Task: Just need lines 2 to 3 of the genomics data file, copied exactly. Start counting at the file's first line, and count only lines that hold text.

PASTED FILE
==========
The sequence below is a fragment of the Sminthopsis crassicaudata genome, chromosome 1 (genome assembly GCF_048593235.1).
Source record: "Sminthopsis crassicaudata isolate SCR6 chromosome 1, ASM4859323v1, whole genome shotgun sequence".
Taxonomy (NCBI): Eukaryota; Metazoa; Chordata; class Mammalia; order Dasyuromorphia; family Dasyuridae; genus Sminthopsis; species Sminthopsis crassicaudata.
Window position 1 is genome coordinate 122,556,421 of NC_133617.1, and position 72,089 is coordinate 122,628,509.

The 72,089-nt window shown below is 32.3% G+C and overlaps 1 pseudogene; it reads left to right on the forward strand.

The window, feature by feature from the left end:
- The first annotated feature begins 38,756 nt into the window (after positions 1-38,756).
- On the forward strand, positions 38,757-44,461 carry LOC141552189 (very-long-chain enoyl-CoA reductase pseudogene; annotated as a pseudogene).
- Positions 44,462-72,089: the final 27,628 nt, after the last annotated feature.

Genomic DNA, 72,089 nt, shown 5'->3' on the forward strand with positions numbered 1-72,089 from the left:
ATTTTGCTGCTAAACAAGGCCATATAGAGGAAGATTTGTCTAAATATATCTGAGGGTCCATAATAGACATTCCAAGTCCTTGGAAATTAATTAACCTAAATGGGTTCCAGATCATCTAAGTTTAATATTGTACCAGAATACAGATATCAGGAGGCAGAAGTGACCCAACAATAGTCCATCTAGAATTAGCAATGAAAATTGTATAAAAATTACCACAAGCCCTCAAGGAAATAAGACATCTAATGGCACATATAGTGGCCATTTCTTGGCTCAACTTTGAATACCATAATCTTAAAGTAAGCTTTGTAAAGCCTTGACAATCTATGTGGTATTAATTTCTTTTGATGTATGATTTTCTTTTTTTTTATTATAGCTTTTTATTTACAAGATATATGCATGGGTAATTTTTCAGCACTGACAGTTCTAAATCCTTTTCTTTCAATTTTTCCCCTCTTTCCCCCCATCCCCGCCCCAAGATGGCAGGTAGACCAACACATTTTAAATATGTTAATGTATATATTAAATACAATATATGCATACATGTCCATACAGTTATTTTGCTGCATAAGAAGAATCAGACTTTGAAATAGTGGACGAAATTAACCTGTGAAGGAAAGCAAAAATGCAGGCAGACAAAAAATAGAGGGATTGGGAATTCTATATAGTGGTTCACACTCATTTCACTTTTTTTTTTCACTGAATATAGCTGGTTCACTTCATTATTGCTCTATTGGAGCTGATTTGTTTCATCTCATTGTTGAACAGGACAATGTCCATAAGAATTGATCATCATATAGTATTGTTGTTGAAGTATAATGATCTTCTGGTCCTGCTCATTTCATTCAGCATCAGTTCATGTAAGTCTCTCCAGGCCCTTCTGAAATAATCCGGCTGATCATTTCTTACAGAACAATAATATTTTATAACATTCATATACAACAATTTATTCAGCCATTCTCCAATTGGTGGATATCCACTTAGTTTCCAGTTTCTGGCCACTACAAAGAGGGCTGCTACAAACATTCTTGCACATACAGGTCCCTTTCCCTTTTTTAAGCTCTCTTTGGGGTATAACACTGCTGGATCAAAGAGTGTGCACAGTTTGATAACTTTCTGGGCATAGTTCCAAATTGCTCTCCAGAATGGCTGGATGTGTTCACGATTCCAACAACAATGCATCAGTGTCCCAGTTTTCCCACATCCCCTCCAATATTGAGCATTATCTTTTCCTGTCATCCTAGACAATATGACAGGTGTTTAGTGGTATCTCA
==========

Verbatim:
Source record: "Sminthopsis crassicaudata isolate SCR6 chromosome 1, ASM4859323v1, whole genome shotgun sequence".
Taxonomy (NCBI): Eukaryota; Metazoa; Chordata; class Mammalia; order Dasyuromorphia; family Dasyuridae; genus Sminthopsis; species Sminthopsis crassicaudata.